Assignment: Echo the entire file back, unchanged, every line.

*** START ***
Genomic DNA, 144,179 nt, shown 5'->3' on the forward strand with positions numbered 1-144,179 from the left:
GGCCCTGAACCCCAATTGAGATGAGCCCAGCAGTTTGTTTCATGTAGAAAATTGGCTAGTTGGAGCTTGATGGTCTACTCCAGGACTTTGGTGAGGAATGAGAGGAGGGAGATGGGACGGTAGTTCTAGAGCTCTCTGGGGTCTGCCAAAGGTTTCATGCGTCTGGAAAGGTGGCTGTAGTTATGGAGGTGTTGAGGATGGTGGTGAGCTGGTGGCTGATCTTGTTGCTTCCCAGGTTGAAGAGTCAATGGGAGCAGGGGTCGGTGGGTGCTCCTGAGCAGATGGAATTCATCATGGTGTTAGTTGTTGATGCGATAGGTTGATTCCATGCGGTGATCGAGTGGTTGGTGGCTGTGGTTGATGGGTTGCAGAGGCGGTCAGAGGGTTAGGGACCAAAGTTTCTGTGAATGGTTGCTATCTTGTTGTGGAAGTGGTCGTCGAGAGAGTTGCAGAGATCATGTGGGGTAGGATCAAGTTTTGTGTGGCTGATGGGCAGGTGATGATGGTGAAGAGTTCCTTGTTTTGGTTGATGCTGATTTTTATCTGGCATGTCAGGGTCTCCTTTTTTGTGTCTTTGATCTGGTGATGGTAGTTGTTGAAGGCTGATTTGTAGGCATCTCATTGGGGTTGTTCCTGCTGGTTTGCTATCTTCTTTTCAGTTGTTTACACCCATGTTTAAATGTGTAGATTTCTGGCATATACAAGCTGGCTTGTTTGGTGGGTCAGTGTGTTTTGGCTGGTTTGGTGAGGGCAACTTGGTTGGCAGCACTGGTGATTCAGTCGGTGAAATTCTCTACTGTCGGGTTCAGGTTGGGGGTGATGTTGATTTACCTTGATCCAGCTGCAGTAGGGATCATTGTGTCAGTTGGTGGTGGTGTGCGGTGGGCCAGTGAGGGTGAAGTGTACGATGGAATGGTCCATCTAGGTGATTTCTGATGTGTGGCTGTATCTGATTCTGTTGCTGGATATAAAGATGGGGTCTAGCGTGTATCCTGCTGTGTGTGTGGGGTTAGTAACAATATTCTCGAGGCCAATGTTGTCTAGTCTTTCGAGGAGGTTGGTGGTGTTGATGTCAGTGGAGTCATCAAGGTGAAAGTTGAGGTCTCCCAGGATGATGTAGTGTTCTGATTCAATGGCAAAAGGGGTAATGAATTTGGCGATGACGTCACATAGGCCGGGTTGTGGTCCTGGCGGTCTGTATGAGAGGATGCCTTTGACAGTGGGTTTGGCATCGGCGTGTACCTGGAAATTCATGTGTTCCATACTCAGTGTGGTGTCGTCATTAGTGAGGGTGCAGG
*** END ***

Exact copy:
Genomic DNA, 144,179 nt, shown 5'->3' on the forward strand with positions numbered 1-144,179 from the left:
GGCCCTGAACCCCAATTGAGATGAGCCCAGCAGTTTGTTTCATGTAGAAAATTGGCTAGTTGGAGCTTGATGGTCTACTCCAGGACTTTGGTGAGGAATGAGAGGAGGGAGATGGGACGGTAGTTCTAGAGCTCTCTGGGGTCTGCCAAAGGTTTCATGCGTCTGGAAAGGTGGCTGTAGTTATGGAGGTGTTGAGGATGGTGGTGAGCTGGTGGCTGATCTTGTTGCTTCCCAGGTTGAAGAGTCAATGGGAGCAGGGGTCGGTGGGTGCTCCTGAGCAGATGGAATTCATCATGGTGTTAGTTGTTGATGCGATAGGTTGATTCCATGCGGTGATCGAGTGGTTGGTGGCTGTGGTTGATGGGTTGCAGAGGCGGTCAGAGGGTTAGGGACCAAAGTTTCTGTGAATGGTTGCTATCTTGTTGTGGAAGTGGTCGTCGAGAGAGTTGCAGAGATCATGTGGGGTAGGATCAAGTTTTGTGTGGCTGATGGGCAGGTGATGATGGTGAAGAGTTCCTTGTTTTGGTTGATGCTGATTTTTATCTGGCATGTCAGGGTCTCCTTTTTTGTGTCTTTGATCTGGTGATGGTAGTTGTTGAAGGCTGATTTGTAGGCATCTCATTGGGGTTGTTCCTGCTGGTTTGCTATCTTCTTTTCAGTTGTTTACACCCATGTTTAAATGTGTAGATTTCTGGCATATACAAGCTGGCTTGTTTGGTGGGTCAGTGTGTTTTGGCTGGTTTGGTGAGGGCAACTTGGTTGGCAGCACTGGTGATTCAGTCGGTGAAATTCTCTACTGTCGGGTTCAGGTTGGGGGTGATGTTGATTTACCTTGATCCAGCTGCAGTAGGGATCATTGTGTCAGTTGGTGGTGGTGTGCGGTGGGCCAGTGAGGGTGAAGTGTACGATGGAATGGTCCATCTAGGTGATTTCTGATGTGTGGCTGTATCTGATTCTGTTGCTGGATATAAAGATGGGGTCTAGCGTGTATCCTGCTGTGTGTGTGGGGTTAGTAACAATATTCTCGAGGCCAATGTTGTCTAGTCTTTCGAGGAGGTTGGTGGTGTTGATGTCAGTGGAGTCATCAAGGTGAAAGTTGAGGTCTCCCAGGATGATGTAGTGTTCTGATTCAATGGCAAAAGGGGTAATGAATTTGGCGATGACGTCACATAGGCCGGGTTGTGGTCCTGGCGGTCTGTATGAGAGGATGCCTTTGACAGTGGGTTTGGCATCGGCGTGTACCTGGAAATTCATGTGTTCCATACTCAGTGTGGTGTCGTCATTAGTGAGGGTGCAGG